WNBA Draft – The What, When and Who Cares?!

Tonight’s WNBA Draft has been circled over and over on the calendars of anyone keeping a finger on the pulse of women’s basketball. The incoming rookie class is one of the most star-studded we’ve seen in recent years, building up anticipation for the debut of Oregon phenom Sabrina Ionescu. But, stupid COVID-19 had to come and try to rain on our parade. While training camps are delayed, for now, the 2020 WNBA Draft is on, and it has more eyes than ever.

Instead of team reps making pick after pick and breaking the quarantine orders in the meantime, WNBA Commissioner Cathy Engelbert will be announcing each pick as they are made by the teams. Although this class won’t get to walk across a stage and hold up a crispy new jersey for a photo op, this draft day will be one none of us will soon forget.

Why Is It So Big?

Monumental moves were made in the offseason to start really chipping away at the income gap and giving the WNBA athletes more share of their own pie. A new CBA was hashed out that produced a 53 percent cash increase for players, average salaries well over $100k, and well-deserved perks like better travel arrangements, child care, physical and mental health resources brought the league a whole lot closer to the attraction of leaving college to play professional basketball.

TV deals are getting better, too, and more attention is being given to the product. It’s been a steady incline the past few seasons, but injecting some power players into the mix should accelerate the process. Move-makers like Brooklyn Nets minority owner and Alibaba co-founder Joe Tsai getting in on the action, gaining ownership of the New York Liberty, revamping their look, and relocating them to the Barclays Center in Brooklyn is a sign of the bright lights ahead. This Draft marks the dawn of a new WNBA and what it means to be a first round draft pick in women’s basketball.

How to Watch

Another one of those big deals: ESPN. Not ESPN 2, not the U or ESPN News but the mothership. The reality is, for all too many sports fans, it is hard to find legitimacy in any sport or league that isn’t a staple of the mainstream news cycle. Sharing even a section of the spotlight with the W is a huge nod for a women’s sports movement that has been making treads in soccer, hockey and even more so in basketball, as proven with the new CBA.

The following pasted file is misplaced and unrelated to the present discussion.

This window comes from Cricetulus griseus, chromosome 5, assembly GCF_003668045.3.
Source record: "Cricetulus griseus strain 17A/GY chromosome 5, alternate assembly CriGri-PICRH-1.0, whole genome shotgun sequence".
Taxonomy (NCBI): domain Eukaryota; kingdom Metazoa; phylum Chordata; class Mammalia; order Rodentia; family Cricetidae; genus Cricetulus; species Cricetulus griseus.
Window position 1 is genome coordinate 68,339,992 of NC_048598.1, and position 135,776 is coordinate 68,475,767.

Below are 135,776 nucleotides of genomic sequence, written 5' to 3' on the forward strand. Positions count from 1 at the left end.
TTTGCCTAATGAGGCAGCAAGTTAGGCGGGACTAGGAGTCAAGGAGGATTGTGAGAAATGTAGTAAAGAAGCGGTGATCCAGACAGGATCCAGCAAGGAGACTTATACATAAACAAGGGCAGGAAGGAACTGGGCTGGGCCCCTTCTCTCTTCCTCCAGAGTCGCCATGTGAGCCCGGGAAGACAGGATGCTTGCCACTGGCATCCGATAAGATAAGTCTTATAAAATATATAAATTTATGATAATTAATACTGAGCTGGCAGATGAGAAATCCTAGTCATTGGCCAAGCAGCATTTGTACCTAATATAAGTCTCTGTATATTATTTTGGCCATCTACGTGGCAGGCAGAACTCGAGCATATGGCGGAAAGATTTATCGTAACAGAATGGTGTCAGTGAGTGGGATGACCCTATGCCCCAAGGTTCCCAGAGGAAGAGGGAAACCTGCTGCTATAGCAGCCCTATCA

However you consume media, dial it in to ESPN at primetime 7 p.m. EST to join the Commish for the first pick.

After the event, tune in at 9 p.m. EST to the Winsidr Draft Show on YouTube for analysis and interviews with players, staff and more.

The Tributes

Following the tragic death of Kobe Bryant, his daughter Gianna, and teammates Alyssa Altobelli and Payton Chester on the way to their basketball game, the WNBA will be honoring the athletes to open the event. In recent years, Bryant had become a champion for the growth of women’s basketball, inspired by the rising career of his daughter, Gigi. The young ladies were all athletes in Kobe’s Mamba Academy system and exceptional talent for their age.

Draft Order

While you’ll hear from one team a lot, ahem Liberty, you’ll hear from others a whole lot less. Pending any more trades, New York comes in with seven total picks, five of the top 15. Las Vegas, on the other hand, won’t show up until the end of the third round, a pick they aren’t likely banking on beefing up the roster.

First Round

  1. Liberty
  2. Wings
  3. Fever
  4. Dream
  5. Wings
  6. Lynx
  7. Wings
  8. Sky
  9. Liberty
  10. Mercury
  11. Storm
  12. Liberty

Second Round

  1. Liberty
  2. Fever
  3. Liberty
  4. Lynx
  5. Dream
  6. Mercury
  7. Storm
  8. Sparks
  9. Wings
  10. Sparks
  11. Sun
  12. Mystics

Third Round

  1. Dream
  2. Liberty
  3. Dream
  4. Fever
  5. Mercury
  6. Sky
  7. Storm
  8. Sky
  9. Aces
  10. Sun
  11. Sparks
  12. Mystics

Who’s Eligible?

WNPA CBA Module Article XIII: Player Eligibility and WNBA Draft states that a player must be at least 22 years old in 2020, or essentially four years removed from high school, to be eligible for this year’s Draft.

International players, those born and living outside of the U.S. with no NCAA experience, can enter if they turn 20 by the end of the calendar year.

For three athletes, and likely first-rounders, the deal is too good to pass up. Satou Sabally (Oregon), Chennedy Carter (Texas A&M) and Megan Walker (UConn) will forgo their senior seasons of NCAA basketball for a one-year advance on their WNBA careers.

Who else could be picked? We will let the experts like Howard Megdal at High Post Hoops handle that.

Big Moves

The WNBA offseason has been absolute bananas. Instead of writing thousands of words here about my non-stop emotions geared toward the madness, I made a list of some of the bigger points.

New York Liberty: Tina Charles, Layshia Clarendon

Minnesota Lynx: Rachel Banham, Kayla Alexander

Los Angeles Sparks: Seimone Augustus, Marie Gulich, Brittney Sykes, Kristi Toliver

Atlanta Dream: Courtney Williams, Shekinna Stricklen, Glory Johnson, Kalani Brown

Indiana Fever: Briann January

Las Vegas Aces: Angel McCoughtry, Danielle Robinson

Chicago Sky: Azura Stevens, Sydney Colson

Dallas Wings: Katie Lou Samuelson, Astou Ndour

Phoenix Mercury: Bria Hartley, Skylar Diggins-Smith

Connecticut Sun: DeWanna Bonner

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